Ohio is no stranger to changes in election administration and regulation. The Supreme Court determined the constitutionality of Ohio’s voter ID laws. The Sixth Circuit recently permanently enjoined the enforcement of Ohio’s campaign fair practice law that prohibited making false statements in campaigns. Ohio was highlighted in the 2004 election for extraordinarily long lines at its polls, and just eleven days before the 2014 midterm, the Sixth Circuit reversed the Southern District of Ohio, denying the right to vote to persons incarcerated but not yet convicted. Upon conviction of a felony in Ohio, convicted persons lose their right to vote while incarcerated; however, people who are in jail at the time of the election but not yet convicted of a crime are still allowed to vote. The State Board of Elections accomplishes this by sending two representatives, one Democrat and one Republican, to the jail with absentee ballots. The incarcerated individual then fills out an absentee ballot and the team from the State Board delivers the ballot.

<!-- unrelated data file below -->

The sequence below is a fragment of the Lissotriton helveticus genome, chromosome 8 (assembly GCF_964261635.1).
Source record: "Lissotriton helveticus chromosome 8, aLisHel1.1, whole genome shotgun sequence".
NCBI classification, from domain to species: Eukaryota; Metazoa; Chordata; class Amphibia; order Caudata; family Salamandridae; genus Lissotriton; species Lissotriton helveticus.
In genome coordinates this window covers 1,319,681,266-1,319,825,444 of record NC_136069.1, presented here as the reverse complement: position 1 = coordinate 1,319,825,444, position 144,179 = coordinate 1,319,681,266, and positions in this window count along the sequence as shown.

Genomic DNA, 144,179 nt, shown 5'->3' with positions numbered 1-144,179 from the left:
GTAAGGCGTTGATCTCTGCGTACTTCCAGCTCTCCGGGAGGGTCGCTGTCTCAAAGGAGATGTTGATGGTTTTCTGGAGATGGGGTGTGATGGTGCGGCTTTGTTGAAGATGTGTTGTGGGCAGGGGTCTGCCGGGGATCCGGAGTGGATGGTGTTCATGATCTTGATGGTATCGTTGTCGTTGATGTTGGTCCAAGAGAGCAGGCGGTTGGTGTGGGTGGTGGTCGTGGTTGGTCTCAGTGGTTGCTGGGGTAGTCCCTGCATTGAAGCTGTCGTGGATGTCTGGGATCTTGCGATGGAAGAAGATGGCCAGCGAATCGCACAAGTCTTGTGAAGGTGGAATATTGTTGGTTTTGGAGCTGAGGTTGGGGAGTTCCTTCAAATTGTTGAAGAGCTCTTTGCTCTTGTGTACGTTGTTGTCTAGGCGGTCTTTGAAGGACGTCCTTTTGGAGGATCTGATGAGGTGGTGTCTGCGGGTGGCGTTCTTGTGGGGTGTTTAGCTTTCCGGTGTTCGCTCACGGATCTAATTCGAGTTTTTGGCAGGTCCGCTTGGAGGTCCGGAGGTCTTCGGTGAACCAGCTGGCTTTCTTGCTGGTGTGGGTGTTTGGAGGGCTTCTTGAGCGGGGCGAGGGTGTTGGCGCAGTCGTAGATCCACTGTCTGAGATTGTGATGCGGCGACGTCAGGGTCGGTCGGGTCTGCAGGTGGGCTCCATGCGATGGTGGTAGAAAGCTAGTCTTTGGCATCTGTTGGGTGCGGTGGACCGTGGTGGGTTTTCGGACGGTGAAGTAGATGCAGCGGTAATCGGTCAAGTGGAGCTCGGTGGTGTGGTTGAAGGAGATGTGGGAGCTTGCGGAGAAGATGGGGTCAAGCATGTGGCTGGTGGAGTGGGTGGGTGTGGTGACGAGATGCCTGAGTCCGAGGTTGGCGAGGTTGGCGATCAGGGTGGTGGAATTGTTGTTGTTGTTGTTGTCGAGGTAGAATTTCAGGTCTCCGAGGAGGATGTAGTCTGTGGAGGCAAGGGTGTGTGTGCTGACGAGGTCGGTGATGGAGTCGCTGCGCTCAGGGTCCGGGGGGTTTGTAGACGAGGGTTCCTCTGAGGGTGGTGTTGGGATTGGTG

While this is an active effort on the part of Ohio to ensure that these individuals are not disenfranchised, the practical effect of the administration of this policy is that people jailed after 6 pm on the Friday immediately prior to the election are not able to vote because a request must be received before this time. If an individual is planning to vote in person and does not request and mail an absentee ballot and is then incarcerated but not convicted, that person will not have the opportunity to cast an absentee ballot.